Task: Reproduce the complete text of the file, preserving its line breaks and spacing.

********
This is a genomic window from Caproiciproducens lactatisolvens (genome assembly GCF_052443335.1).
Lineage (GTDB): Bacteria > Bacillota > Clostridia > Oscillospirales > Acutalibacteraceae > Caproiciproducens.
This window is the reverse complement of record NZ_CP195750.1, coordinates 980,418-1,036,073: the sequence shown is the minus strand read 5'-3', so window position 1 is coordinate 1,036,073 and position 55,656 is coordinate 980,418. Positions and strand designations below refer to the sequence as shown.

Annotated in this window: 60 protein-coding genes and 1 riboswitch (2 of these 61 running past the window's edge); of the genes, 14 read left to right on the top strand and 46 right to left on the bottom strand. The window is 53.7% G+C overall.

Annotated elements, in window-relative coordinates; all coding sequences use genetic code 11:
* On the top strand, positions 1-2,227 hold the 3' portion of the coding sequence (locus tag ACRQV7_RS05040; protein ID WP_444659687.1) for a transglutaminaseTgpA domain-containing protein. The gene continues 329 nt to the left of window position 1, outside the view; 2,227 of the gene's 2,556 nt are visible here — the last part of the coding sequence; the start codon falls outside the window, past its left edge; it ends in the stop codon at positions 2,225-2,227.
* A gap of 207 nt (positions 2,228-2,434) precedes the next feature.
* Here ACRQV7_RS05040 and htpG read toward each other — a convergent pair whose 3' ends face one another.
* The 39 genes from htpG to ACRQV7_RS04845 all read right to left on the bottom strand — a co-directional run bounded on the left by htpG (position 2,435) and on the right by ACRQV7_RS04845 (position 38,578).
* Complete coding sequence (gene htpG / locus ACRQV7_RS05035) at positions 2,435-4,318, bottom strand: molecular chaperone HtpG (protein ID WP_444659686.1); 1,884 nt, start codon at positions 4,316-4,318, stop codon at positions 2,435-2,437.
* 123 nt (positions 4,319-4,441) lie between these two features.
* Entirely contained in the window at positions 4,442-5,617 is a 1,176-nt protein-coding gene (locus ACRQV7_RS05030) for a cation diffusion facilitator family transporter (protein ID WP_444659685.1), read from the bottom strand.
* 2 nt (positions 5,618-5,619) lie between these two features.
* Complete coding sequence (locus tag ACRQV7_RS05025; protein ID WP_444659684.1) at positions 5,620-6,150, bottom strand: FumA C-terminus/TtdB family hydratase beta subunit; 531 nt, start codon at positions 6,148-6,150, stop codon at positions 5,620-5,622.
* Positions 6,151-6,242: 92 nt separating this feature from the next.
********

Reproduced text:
This is a genomic window from Caproiciproducens lactatisolvens (genome assembly GCF_052443335.1).
Lineage (GTDB): Bacteria > Bacillota > Clostridia > Oscillospirales > Acutalibacteraceae > Caproiciproducens.
This window is the reverse complement of record NZ_CP195750.1, coordinates 980,418-1,036,073: the sequence shown is the minus strand read 5'-3', so window position 1 is coordinate 1,036,073 and position 55,656 is coordinate 980,418. Positions and strand designations below refer to the sequence as shown.

Annotated in this window: 60 protein-coding genes and 1 riboswitch (2 of these 61 running past the window's edge); of the genes, 14 read left to right on the top strand and 46 right to left on the bottom strand. The window is 53.7% G+C overall.

Annotated elements, in window-relative coordinates; all coding sequences use genetic code 11:
* On the top strand, positions 1-2,227 hold the 3' portion of the coding sequence (locus tag ACRQV7_RS05040; protein ID WP_444659687.1) for a transglutaminaseTgpA domain-containing protein. The gene continues 329 nt to the left of window position 1, outside the view; 2,227 of the gene's 2,556 nt are visible here — the last part of the coding sequence; the start codon falls outside the window, past its left edge; it ends in the stop codon at positions 2,225-2,227.
* A gap of 207 nt (positions 2,228-2,434) precedes the next feature.
* Here ACRQV7_RS05040 and htpG read toward each other — a convergent pair whose 3' ends face one another.
* The 39 genes from htpG to ACRQV7_RS04845 all read right to left on the bottom strand — a co-directional run bounded on the left by htpG (position 2,435) and on the right by ACRQV7_RS04845 (position 38,578).
* Complete coding sequence (gene htpG / locus ACRQV7_RS05035) at positions 2,435-4,318, bottom strand: molecular chaperone HtpG (protein ID WP_444659686.1); 1,884 nt, start codon at positions 4,316-4,318, stop codon at positions 2,435-2,437.
* 123 nt (positions 4,319-4,441) lie between these two features.
* Entirely contained in the window at positions 4,442-5,617 is a 1,176-nt protein-coding gene (locus ACRQV7_RS05030) for a cation diffusion facilitator family transporter (protein ID WP_444659685.1), read from the bottom strand.
* 2 nt (positions 5,618-5,619) lie between these two features.
* Complete coding sequence (locus tag ACRQV7_RS05025; protein ID WP_444659684.1) at positions 5,620-6,150, bottom strand: FumA C-terminus/TtdB family hydratase beta subunit; 531 nt, start codon at positions 6,148-6,150, stop codon at positions 5,620-5,622.
* Positions 6,151-6,242: 92 nt separating this feature from the next.